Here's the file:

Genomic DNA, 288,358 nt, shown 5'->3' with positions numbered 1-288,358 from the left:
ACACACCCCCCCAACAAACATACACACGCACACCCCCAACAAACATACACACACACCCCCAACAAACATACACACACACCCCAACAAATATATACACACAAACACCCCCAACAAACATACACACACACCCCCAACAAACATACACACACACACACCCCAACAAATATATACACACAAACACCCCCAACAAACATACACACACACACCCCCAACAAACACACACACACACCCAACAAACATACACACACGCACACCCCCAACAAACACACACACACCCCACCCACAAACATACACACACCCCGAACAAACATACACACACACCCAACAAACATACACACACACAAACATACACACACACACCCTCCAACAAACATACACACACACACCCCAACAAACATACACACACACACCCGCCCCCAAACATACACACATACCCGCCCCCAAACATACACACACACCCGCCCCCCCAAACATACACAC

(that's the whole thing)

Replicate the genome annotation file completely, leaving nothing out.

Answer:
Genomic DNA, 288,358 nt, shown 5'->3' with positions numbered 1-288,358 from the left:
ACACACCCCCCCAACAAACATACACACGCACACCCCCAACAAACATACACACACACCCCCAACAAACATACACACACACCCCAACAAATATATACACACAAACACCCCCAACAAACATACACACACACCCCCAACAAACATACACACACACACACCCCAACAAATATATACACACAAACACCCCCAACAAACATACACACACACACCCCCAACAAACACACACACACACCCAACAAACATACACACACGCACACCCCCAACAAACACACACACACCCCACCCACAAACATACACACACCCCGAACAAACATACACACACACCCAACAAACATACACACACACAAACATACACACACACACCCTCCAACAAACATACACACACACACCCCAACAAACATACACACACACACCCGCCCCCAAACATACACACATACCCGCCCCCAAACATACACACACACCCGCCCCCCCAAACATACACAC